EKO delivered the second unit of MS-713 near-infrared (NIR) spectroradiometer to Meteorological Research Institute (MRI).
The Meteorological Research Institute (MRI) is a Japan Meteorological Agency (JMA) facility that conducts research to clarify and support the prediction of meteorological, terrestrial, and hydrological phenomena and develop associated techniques, also contributes to the advancement of fundamental technology for meteorological services.
MRI has been moving towards installing precise spectral irradiance observation instruments which can measure in the range from 300nm and 2550nm for researching the effects of aerosol and clouds on the earth radiation budget.
Recently, MRI installed EKO’s spectroradiometers MS-711, MS-712, MS-713.During the latter half of 2017, MRI installed a second unit of the EKO Instruments near-infrared (NIR) spectroradiometer, the MS-713 and STR-32G heavy-duty sun tracker. In this research, inspections of spectroradiometers properties and research of calibration method for spectroradiometers using Langley calibration method had been performed.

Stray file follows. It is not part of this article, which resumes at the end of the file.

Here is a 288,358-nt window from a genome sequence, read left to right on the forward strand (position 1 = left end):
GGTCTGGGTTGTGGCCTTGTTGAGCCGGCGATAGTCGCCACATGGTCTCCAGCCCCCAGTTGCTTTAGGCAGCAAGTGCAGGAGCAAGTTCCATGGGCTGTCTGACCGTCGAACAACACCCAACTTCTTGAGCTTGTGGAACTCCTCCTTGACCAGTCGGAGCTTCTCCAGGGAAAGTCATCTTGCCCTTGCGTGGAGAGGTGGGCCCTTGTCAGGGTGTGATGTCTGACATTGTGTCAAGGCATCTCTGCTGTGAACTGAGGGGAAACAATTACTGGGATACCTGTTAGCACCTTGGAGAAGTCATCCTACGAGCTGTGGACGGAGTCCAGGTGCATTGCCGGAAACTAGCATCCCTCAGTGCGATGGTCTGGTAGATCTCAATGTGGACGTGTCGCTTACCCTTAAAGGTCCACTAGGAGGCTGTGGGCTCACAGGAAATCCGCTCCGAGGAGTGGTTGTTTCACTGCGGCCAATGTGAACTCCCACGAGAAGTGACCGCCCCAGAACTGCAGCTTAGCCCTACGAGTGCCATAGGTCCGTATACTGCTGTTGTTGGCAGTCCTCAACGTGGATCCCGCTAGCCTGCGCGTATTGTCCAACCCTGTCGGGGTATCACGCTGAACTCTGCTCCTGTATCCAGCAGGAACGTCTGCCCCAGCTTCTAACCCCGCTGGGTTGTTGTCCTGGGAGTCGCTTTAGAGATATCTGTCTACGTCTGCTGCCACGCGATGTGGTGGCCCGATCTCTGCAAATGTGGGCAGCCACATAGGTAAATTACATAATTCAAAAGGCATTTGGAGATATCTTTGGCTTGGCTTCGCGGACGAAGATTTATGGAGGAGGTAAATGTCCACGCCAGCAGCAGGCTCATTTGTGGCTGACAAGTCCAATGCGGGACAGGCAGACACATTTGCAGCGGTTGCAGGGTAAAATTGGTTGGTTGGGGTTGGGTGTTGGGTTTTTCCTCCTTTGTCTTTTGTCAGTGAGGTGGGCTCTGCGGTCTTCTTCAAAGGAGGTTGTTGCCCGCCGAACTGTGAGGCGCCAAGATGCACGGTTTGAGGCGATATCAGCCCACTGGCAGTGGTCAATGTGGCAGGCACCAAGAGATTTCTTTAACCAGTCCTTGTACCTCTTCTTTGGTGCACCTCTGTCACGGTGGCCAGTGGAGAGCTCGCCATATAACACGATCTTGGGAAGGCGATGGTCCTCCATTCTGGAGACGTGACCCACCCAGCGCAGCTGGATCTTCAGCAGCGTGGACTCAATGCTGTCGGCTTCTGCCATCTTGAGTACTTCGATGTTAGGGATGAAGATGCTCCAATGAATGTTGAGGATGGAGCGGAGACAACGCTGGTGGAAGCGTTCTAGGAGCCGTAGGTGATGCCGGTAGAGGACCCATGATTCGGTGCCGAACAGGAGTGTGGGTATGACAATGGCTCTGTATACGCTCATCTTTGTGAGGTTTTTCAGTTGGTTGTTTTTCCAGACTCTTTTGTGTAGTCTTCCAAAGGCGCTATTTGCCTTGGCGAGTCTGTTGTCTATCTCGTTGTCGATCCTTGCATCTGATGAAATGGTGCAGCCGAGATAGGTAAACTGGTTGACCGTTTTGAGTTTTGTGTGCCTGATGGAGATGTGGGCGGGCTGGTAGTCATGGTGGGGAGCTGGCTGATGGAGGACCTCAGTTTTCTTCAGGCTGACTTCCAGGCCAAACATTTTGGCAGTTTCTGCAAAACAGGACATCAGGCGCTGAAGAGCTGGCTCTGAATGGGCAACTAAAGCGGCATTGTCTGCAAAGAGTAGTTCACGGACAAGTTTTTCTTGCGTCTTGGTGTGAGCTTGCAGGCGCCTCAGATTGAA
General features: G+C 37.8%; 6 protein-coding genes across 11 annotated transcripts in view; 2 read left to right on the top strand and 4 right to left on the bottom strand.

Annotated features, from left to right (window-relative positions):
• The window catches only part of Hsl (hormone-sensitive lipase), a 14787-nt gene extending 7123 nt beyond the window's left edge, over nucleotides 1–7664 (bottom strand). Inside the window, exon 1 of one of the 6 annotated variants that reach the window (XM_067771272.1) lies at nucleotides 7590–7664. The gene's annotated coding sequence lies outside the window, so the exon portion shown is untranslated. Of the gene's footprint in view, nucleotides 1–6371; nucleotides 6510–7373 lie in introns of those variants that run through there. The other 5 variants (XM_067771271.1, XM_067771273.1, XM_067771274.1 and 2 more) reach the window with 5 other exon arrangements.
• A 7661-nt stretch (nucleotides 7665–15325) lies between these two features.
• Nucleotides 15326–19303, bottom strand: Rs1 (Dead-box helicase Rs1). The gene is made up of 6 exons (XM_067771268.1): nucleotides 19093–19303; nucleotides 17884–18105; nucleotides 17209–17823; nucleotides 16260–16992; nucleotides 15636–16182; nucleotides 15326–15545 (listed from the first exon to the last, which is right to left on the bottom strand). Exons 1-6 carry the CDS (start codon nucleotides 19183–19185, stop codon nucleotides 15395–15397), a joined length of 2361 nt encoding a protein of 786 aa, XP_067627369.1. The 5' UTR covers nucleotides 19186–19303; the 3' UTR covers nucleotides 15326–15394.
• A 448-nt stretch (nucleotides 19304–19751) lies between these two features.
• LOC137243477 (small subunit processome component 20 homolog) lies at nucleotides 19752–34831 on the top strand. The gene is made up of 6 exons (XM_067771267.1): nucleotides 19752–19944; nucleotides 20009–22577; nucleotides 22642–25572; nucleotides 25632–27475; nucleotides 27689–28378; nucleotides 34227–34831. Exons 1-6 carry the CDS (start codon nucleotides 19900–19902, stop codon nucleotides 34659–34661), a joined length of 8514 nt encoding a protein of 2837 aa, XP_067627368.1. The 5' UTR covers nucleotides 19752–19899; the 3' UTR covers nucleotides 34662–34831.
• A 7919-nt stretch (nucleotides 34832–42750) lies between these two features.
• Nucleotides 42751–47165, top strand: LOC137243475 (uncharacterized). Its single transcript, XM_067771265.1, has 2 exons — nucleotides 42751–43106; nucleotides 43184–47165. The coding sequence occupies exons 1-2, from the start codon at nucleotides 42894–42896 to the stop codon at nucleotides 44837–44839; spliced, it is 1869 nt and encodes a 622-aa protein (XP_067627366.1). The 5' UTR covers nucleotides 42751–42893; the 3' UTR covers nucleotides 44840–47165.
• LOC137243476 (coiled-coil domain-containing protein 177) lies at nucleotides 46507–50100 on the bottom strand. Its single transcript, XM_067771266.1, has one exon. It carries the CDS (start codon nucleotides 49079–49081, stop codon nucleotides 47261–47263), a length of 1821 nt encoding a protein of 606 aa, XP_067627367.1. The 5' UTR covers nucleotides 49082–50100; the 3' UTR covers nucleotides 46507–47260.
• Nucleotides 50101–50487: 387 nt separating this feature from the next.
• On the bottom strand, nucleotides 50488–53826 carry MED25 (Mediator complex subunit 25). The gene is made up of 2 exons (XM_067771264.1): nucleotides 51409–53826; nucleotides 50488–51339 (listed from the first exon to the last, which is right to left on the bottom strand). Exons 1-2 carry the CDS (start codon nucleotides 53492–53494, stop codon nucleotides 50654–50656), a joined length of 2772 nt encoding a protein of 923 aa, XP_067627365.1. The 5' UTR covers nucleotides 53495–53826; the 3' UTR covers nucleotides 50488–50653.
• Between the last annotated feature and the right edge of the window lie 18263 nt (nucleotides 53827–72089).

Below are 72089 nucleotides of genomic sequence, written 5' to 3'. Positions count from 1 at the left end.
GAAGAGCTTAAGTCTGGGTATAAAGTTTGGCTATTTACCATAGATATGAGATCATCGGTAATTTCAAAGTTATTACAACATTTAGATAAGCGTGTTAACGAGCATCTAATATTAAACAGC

The MS-713 (3) is shown above on the EKO STR-32G heavy duty sun tracker (4). This image was taken from the NOAA Mauna Loa Observatory, located on the island of Hawaii. The MS-713 was calibrated using the Langley method. Other instruments that were calibrated at this time include the MS-711 (1) and MS-712 (2) spectroradiometers. Each instrument can be used with collimating tubes to measure the spectrum of direct normal irradiance. The MS-713 will help MRI research as it is a rare field deployable field instrument capable of measuring spectral irradiance from 900 nm to 2,550 nm. If combined with MS-711 and MS-712, spectral irradiance in the wide wavelength range can be measured with very high accuracy.